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OpenJDK: More Speed, Less Haste


It’s now over two years since the release of JDK 9 and, with it, the switch to a time-based rather than feature-based release schedule. It seems incredible that it took very nearly eleven years to get from JDK 6 to JDK 9, yet in just over two years we’ve gone from JDK 9 to JDK 13.

Each release under this new strategy provides a smaller set of features than we had in the old major release approach. What we’re seeing, though, is the overall rate of change is faster than it’s ever been, which is a significant advantage for keeping Java vibrant and attractive to developers.

One of the things that is now possible with a fast release cadence is the ability to add features without casting them in stone by making them part of the Java SE standard. In JDK 9, the introduction of the module system provided incubator modules. Quoting the summary directly from JEP 11, where they are defined:

Incubator modules are a means of putting non-final APIs and non-final tools in the hands of developers, while the APIs/tools progress towards either finalization or removal in a future release.

API development is a tricky business and exponentially so when you’re dealing with the most popular programming platform on the planet. Ken Thompson, one of the original developers of UNIX, was once asked what he would do differently if he were redesigning the UNIX system. His reply was “I’d spell creat with an e.” Because of Ken’s choice in the late 1960s, we forever have to misspell create when using that system call. The first incubator module was for the HTTP/2 protocol support. If you read through JEP 321, which brought this API into the standard, there were several changes between the initial and final API.

APIs, in some ways, are easier to introduce then change because the package namespace can be changed relatively easily. In the case of HTTP/2, the incubator package was jdk.incubator.http and this was migrated to in JDK11.

Language and VM features are a harder thing to introduce without making them part of the standard, but that is what we now have with Preview Features. Again, quoting from JEP 12, where they are defined:

A preview language or VM feature is a new feature of the Java SE Platform that is fully specified, fully implemented, and yet impermanent. It is available in a JDK feature release to provoke developer feedback based on real world use; this may lead to it becoming permanent in a future Java SE Platform.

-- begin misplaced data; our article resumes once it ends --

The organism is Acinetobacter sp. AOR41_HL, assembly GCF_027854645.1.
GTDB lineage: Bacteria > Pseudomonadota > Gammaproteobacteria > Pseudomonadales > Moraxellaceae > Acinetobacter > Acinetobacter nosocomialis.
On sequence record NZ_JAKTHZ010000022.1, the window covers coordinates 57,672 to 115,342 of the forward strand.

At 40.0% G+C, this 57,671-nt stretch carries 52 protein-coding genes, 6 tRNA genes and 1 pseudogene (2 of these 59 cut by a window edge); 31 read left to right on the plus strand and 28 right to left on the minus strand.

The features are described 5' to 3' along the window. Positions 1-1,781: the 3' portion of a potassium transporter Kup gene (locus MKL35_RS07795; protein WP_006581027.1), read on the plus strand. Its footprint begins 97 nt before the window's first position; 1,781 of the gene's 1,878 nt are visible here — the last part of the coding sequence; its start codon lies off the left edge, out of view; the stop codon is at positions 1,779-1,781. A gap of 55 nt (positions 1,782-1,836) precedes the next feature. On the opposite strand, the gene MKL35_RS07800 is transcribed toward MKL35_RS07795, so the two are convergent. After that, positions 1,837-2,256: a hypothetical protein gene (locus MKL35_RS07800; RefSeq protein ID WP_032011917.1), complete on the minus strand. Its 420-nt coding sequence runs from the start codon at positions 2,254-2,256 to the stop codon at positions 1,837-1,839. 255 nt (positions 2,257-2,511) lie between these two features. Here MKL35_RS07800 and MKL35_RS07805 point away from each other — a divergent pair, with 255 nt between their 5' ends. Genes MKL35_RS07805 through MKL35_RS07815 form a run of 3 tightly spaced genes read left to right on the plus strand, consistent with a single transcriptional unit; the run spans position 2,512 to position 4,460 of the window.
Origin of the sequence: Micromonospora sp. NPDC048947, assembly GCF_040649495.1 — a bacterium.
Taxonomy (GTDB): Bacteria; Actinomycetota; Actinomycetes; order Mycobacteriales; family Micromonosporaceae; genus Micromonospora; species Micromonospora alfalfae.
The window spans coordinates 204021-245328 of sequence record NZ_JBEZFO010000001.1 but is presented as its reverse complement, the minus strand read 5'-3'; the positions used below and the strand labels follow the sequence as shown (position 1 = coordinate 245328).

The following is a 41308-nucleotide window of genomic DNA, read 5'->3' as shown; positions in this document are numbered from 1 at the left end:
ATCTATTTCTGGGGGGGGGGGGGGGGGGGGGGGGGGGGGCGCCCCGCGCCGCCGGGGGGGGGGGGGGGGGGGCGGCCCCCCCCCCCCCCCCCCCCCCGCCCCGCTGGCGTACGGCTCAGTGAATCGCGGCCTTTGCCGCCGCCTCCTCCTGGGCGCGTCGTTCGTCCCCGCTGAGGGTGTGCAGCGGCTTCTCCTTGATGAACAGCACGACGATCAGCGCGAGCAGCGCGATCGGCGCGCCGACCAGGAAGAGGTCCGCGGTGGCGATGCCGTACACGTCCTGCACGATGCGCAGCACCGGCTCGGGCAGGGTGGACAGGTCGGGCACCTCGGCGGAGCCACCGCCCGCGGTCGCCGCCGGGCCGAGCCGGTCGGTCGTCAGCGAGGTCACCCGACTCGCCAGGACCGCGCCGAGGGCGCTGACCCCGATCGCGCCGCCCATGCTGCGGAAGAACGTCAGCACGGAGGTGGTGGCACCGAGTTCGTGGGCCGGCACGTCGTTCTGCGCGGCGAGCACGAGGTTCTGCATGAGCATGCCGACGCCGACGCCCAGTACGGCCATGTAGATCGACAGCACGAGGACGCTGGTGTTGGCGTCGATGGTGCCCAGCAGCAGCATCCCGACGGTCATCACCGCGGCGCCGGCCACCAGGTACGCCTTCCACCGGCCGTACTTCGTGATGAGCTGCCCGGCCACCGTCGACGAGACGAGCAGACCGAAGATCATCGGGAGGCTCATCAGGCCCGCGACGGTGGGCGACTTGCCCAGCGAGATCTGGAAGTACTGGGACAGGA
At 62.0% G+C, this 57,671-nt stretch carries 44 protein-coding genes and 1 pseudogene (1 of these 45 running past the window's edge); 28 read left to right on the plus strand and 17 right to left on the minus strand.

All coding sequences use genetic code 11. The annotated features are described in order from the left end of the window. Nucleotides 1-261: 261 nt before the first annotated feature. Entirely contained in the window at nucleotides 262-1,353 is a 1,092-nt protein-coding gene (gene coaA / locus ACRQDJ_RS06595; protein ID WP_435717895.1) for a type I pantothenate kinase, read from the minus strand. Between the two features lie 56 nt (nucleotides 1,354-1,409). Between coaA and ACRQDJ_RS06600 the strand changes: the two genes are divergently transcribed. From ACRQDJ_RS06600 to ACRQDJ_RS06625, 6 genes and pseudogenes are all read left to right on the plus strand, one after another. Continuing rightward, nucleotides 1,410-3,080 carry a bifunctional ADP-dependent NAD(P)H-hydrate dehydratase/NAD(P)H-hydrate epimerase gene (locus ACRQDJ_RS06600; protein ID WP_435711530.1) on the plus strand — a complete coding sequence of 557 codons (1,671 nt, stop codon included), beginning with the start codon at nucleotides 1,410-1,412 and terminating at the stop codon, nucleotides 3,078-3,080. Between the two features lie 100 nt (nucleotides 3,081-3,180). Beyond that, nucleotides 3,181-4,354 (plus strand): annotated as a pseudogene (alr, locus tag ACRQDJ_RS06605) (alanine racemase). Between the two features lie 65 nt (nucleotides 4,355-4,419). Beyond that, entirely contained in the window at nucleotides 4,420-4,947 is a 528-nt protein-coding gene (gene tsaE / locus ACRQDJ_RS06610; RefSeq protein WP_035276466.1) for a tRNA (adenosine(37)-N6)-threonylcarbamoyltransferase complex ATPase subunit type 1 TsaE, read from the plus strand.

An important distinction to make here is that these are not beta features in the normal sense. As the JEP says, these are complete features, just not permanent.

The first Preview Feature was included in JDK 12 in the form of Switch Expressions (defined in JEP 325). This is a great feature that allows us to significantly reduce the boilerplate code associated with a switch statement and reducing potential bugs. This is achieved by eliminating the need for an explicit break in each block of case statements and allowing a single assignment of the return value, eliminating the need to remember to do this in each block of case statements.

As a preview feature, this is not included by default (since it’s not part of the standard). Additional command-line flags must be used for both compilation and with the Java runtime to make it clear that you want to use this feature (–enable-preview).

The switch expression is an excellent example of the benefit of this concept. In the initial implementation, the new and old switch syntax could be combined in something like this:

int a = switch(b) {
  case 1:
    break 5;
  case 2:
    break 9;
    break 0;

break is used here with a numeric value, which is what will be returned from the switch expression. A break can also be used with a label but, since a label cannot be a number (or start with a number), the syntax does not cause a problem. However, feedback led to a decision to drop the use of break and replace it with yield to make it clearer (see JEP 354).

In JDK 13, JEP 355 (Text Blocks) was included, which was another preview feature. Aside from the technical details, this feature was interesting because it also included API changes. Three methods were added to the String class (stripIndent, translateEscapes and formatted). Because these are part of an existing class, an incubator module can’t be used (it would also be excessive for three methods). As a result, these three methods were immediately deprecated so that they could be removed in a subsequent release.

The trend of incubator modules and preview features is continuing, and JDK 14 will have no less than five of them, as well as switch expressions becoming standard:

  • JEP 305: Pattern Matching for instanceof (Preview)
  • JEP 343: Packaging Tool (Incubator)
  • JEP 359: Records (Preview)
  • JEP 361: Switch Expressions (Standard)
  • JEP 368: Text Blocks (Second Preview)
  • JEP 370: Foreign-Memory Access API (Incubator)

Looking at the history of Java, it’s easy to wish that we’d had these capabilities right from the very beginning (several features and APIs that could have benefitted from changes based on feedback). However, with multi-year release development cycles, this is not practical. Moving to the twice-yearly JDK release has not just provided more features more quickly but allowed the OpenJDK developers to deliver features in the form that is most useful for developers.

Let’s see what incubator modules and preview features we get in the future.